As we have seen in our Introduction, agents have many ways of getting information for their purposes. Observation, inference, and communication are all respectable means, and logical dynamics should incorporate all on a par. Some of this was done in the logics of public and private observation of Chapters 3, 4. But PAL and DEL still fail to do justice to even the simple story of The Restaurant in Chapter 1, where the waiter mixes observation and inference in one task. The proof system of PAL is a classical static description of properties of agency, not a dynamic account of events of inferential information flow. This mismatch reflects a conceptual problem of long standing, that was briefly raised in our introductory Chapter 1: the variety of notions of information in logic, and the matching variety of acts that handle information. In this chapter, we will explore a dynamic-epistemic approach, showing how these issues can be dealt with in the general framework of this book. The approach comes in two flavours: one based on access to worlds, and one on awareness. Our proposals are quite recent, and they are mainly meant as a point of departure. In Chapter 13, we will discuss their philosophical significance.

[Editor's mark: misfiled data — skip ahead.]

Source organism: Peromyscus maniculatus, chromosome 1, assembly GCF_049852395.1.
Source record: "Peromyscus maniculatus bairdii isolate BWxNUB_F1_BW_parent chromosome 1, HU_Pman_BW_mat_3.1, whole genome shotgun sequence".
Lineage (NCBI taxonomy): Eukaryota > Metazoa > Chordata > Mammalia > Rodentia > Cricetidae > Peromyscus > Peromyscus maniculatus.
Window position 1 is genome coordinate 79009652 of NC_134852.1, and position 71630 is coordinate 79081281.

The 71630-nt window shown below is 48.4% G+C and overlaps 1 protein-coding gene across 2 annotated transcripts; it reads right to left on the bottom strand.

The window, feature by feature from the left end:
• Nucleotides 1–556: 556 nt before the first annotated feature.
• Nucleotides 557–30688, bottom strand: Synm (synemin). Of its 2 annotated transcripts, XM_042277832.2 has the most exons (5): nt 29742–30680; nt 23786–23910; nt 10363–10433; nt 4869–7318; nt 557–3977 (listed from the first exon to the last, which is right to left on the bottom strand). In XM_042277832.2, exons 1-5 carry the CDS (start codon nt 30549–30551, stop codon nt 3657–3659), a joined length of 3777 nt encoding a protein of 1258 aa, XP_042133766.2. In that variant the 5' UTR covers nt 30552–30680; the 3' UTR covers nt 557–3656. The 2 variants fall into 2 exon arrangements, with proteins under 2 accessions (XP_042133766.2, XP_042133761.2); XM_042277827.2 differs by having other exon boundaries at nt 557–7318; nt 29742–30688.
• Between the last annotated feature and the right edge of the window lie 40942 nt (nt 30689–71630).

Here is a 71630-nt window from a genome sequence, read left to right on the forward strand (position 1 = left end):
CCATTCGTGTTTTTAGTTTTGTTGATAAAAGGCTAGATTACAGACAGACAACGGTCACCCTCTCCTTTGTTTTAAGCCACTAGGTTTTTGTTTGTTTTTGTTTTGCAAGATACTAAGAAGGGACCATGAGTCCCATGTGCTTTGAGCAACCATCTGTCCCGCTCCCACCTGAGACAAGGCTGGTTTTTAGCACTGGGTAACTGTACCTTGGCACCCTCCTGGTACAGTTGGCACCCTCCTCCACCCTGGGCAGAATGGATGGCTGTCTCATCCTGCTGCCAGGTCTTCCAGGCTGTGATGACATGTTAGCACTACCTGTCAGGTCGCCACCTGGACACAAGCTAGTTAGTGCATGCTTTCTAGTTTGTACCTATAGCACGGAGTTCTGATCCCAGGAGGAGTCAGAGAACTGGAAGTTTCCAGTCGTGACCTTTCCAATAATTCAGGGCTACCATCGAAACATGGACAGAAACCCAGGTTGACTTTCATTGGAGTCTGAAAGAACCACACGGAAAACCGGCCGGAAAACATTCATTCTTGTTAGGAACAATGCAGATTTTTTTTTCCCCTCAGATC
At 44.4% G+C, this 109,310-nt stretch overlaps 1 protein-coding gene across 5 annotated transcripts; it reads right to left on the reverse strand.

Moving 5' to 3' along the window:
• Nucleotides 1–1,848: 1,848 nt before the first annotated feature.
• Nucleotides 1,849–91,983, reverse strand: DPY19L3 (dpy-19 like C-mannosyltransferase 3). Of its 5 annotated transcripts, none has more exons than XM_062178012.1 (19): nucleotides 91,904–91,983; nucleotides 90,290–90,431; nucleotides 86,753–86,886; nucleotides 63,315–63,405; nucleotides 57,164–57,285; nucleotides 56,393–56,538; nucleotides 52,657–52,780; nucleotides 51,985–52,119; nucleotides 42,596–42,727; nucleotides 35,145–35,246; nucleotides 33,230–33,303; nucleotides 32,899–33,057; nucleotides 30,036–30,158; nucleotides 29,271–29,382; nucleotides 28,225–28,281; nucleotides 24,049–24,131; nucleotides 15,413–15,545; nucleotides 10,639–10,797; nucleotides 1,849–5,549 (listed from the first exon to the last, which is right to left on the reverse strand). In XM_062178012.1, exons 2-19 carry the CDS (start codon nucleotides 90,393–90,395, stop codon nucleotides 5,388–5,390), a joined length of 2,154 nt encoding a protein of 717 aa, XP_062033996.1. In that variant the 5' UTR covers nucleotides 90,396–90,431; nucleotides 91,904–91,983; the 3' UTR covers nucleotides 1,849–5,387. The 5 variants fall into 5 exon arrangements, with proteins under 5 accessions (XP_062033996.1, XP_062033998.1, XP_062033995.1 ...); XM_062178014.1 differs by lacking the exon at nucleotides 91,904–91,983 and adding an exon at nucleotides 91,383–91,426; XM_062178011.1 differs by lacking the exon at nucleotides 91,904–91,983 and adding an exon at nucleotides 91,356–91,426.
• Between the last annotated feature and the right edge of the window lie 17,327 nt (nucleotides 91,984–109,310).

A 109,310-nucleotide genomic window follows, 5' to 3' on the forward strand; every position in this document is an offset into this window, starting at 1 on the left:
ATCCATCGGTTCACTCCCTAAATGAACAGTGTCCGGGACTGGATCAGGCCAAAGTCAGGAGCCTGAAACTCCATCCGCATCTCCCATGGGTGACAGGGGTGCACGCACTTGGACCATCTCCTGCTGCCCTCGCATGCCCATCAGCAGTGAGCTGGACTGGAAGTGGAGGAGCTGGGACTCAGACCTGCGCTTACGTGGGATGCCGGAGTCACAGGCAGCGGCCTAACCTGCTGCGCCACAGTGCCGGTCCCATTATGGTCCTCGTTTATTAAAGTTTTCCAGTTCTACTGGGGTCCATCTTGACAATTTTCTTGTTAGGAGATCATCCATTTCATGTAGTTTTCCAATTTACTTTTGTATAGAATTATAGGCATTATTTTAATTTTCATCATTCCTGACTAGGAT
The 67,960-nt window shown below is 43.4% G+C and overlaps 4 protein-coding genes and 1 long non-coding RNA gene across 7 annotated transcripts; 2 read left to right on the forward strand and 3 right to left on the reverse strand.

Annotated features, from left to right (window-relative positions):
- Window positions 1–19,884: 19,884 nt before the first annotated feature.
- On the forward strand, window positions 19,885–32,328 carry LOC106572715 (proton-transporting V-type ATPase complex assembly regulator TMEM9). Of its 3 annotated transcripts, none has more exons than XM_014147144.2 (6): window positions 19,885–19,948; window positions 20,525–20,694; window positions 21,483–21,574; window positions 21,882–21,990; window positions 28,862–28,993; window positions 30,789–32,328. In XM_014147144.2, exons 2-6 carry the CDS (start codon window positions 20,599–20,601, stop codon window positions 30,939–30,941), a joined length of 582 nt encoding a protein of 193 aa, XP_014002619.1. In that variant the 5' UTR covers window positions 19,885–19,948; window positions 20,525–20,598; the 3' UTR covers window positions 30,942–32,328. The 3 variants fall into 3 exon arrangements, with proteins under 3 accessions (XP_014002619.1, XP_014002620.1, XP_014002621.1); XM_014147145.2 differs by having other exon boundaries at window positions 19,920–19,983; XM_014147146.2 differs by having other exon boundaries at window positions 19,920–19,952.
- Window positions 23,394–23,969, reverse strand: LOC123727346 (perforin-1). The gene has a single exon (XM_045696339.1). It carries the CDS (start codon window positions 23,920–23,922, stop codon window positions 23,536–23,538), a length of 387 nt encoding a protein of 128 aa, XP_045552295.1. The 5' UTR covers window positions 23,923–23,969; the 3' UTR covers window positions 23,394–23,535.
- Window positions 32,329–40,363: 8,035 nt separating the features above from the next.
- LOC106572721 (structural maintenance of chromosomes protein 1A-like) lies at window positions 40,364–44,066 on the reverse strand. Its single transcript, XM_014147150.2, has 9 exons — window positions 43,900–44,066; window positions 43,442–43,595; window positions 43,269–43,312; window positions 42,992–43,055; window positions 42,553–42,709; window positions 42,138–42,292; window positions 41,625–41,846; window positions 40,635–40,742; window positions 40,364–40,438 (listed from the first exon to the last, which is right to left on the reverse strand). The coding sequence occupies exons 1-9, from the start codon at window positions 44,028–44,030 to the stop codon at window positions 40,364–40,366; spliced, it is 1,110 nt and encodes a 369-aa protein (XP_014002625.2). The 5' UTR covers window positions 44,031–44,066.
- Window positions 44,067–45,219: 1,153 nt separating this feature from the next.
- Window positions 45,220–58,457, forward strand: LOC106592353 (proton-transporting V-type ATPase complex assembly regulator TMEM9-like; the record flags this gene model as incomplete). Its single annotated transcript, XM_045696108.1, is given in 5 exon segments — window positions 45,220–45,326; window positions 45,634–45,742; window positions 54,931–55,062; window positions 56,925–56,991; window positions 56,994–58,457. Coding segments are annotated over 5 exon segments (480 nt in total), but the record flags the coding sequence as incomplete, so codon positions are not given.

Information diversity and missing actions
The problem of inferential information Of our three sources of information, observation and communication seem similar. An observation is an answer to a question to Nature, hearing an answer to a question is like observing a fact. Our logics PAL and DEL handled information flow of this sort. But though entangled with observation, the third fundamental process generating information poses a problem.